Objective. —To assess prostate cancer mortality in men undergoing routine screening by routine digital rectal examination. Design. —Cohort study with a median follow-up period of 75 months. Setting. —Population consisted of volunteers at a university clinic and men in an institutional health maintenance clinic. Patients. —Fifty-six men with a mean age of 65 years (range, 52 to 79 years) diagnosed with prostate cancer. Interventions. —Patients treated initially by observation, external or interstitial radiotherapy, radical prostatectomy, hormone therapy, or combination. Main Outcome Measures. —Kaplan-Meier analysis of time to local progression, distant metastases, death from all causes, and death from prostate cancer. Mantel-Haenszel log-rank statistic was used to compare outcome in men diagnosed on initial examination with those diagnosed on subsequent examinations. Results. —Clinically localized prostate cancer was diagnosed in 73% during an initial examination and in 33% (6/18) during subsequent examinations. Five- and 10-year disease-specific survival was 97% and 86%, respectively, for men diagnosed during the first rectal examination compared with only 81% and 57%, respectively, for men diagnosed on subsequent rectal examinations (P=.02). Conclusion. —Routine screening for prostate cancer by annual digital rectal examination alone may be insufficiently frequent and/or sensitive to prevent significant mortality from this disease.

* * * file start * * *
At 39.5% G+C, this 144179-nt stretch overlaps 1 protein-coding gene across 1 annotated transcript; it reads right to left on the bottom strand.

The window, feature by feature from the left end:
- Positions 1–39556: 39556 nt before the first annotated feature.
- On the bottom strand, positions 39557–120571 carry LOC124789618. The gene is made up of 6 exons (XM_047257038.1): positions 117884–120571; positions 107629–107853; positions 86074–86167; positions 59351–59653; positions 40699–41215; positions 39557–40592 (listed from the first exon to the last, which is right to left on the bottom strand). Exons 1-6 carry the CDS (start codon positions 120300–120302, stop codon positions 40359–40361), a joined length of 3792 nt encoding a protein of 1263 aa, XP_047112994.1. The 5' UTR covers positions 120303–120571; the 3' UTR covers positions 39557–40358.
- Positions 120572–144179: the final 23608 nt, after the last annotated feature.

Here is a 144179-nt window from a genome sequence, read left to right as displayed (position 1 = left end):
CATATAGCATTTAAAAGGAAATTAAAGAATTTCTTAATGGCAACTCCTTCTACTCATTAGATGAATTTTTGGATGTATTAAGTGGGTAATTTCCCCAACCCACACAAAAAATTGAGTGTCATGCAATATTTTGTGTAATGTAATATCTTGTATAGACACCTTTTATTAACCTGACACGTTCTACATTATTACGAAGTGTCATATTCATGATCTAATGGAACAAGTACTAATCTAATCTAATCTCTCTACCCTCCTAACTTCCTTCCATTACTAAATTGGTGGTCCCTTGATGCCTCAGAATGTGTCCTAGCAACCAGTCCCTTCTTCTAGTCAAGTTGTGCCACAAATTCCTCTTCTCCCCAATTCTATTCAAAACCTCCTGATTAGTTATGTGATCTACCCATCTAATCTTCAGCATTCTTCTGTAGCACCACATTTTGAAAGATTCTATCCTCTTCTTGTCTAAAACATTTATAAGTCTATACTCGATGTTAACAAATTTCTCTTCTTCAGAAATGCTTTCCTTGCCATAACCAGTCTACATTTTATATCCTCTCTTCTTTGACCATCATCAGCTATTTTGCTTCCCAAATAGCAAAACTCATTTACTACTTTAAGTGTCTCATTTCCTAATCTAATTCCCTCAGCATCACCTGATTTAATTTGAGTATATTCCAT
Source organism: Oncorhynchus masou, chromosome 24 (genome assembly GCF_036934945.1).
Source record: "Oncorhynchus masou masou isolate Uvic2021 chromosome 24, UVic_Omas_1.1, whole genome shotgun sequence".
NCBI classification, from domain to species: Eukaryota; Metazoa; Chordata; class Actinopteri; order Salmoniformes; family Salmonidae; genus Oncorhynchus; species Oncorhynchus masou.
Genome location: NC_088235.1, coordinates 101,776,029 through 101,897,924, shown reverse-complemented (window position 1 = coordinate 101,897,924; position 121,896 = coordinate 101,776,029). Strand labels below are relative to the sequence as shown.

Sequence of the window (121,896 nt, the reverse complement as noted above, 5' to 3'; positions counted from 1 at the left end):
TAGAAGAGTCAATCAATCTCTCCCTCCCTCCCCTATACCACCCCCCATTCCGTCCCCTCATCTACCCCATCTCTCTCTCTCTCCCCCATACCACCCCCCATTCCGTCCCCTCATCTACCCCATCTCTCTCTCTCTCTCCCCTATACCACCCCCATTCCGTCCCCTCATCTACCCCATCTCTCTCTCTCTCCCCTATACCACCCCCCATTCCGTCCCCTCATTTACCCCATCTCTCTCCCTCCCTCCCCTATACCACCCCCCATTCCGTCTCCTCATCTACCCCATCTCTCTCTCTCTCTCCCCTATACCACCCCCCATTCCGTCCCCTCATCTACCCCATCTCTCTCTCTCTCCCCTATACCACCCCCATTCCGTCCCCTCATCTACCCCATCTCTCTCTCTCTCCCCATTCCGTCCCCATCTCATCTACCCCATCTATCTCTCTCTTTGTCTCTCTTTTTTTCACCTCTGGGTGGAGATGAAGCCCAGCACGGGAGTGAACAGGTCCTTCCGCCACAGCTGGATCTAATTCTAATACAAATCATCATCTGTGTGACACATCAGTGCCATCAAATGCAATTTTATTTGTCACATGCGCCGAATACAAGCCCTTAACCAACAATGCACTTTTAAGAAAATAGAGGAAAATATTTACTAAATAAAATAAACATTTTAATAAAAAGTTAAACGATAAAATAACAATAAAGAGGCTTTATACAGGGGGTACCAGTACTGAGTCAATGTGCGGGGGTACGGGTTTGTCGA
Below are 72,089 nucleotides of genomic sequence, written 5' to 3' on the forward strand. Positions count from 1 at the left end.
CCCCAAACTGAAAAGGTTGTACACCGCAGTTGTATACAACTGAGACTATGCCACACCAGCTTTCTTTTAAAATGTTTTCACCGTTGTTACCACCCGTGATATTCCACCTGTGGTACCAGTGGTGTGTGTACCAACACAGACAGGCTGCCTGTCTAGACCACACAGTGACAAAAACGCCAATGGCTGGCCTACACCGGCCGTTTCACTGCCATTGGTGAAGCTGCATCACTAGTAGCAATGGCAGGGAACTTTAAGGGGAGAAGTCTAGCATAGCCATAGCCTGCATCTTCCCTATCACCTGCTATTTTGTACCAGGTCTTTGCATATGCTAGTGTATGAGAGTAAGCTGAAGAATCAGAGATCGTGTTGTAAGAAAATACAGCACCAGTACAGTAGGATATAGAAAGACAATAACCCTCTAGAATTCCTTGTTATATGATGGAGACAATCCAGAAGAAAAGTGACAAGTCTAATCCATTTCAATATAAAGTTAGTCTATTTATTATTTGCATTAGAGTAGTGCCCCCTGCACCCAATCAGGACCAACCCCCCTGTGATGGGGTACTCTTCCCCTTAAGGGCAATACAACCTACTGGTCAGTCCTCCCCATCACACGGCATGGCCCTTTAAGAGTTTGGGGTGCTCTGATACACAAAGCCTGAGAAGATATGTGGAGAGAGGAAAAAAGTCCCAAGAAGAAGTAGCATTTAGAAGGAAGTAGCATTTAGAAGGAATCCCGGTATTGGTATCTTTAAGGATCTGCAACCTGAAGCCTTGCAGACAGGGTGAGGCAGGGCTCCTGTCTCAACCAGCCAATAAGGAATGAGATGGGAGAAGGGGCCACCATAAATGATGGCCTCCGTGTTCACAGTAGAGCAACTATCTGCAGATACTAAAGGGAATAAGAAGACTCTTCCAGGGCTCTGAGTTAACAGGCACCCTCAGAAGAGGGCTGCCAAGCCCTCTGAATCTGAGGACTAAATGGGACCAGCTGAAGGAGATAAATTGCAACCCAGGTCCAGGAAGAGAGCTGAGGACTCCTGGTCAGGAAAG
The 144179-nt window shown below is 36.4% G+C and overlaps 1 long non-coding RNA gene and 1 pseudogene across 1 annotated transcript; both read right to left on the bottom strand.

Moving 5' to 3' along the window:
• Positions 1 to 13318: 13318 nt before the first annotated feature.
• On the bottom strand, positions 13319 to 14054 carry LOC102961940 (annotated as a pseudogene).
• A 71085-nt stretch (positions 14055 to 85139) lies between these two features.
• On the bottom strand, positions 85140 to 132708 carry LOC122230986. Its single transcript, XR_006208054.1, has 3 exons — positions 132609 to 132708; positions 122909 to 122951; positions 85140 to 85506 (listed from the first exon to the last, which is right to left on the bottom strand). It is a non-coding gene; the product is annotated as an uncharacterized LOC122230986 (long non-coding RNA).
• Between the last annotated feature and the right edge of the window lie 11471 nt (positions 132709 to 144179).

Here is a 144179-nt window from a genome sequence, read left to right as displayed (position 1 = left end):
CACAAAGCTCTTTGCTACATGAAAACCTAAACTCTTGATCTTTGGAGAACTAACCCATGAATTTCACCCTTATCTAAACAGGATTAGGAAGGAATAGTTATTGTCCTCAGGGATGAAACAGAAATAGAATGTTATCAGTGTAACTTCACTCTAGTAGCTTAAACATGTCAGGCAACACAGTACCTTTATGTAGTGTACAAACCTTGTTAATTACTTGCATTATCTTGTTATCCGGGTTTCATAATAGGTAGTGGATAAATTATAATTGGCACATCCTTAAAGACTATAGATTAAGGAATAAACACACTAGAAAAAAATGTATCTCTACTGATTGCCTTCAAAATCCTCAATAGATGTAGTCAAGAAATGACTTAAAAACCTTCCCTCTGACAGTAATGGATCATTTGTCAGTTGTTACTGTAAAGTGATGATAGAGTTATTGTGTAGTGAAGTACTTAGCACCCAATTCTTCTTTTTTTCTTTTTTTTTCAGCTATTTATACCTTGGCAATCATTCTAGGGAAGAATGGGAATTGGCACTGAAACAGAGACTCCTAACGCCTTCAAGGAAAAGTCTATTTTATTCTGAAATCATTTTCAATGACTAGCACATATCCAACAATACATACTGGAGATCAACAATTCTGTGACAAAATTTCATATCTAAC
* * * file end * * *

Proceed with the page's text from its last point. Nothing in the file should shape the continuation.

|Original language||English (US)|
|Number of pages||4|
|Journal||JAMA: The Journal of the American Medical Association|
|State||Published - Jan 6 1993|
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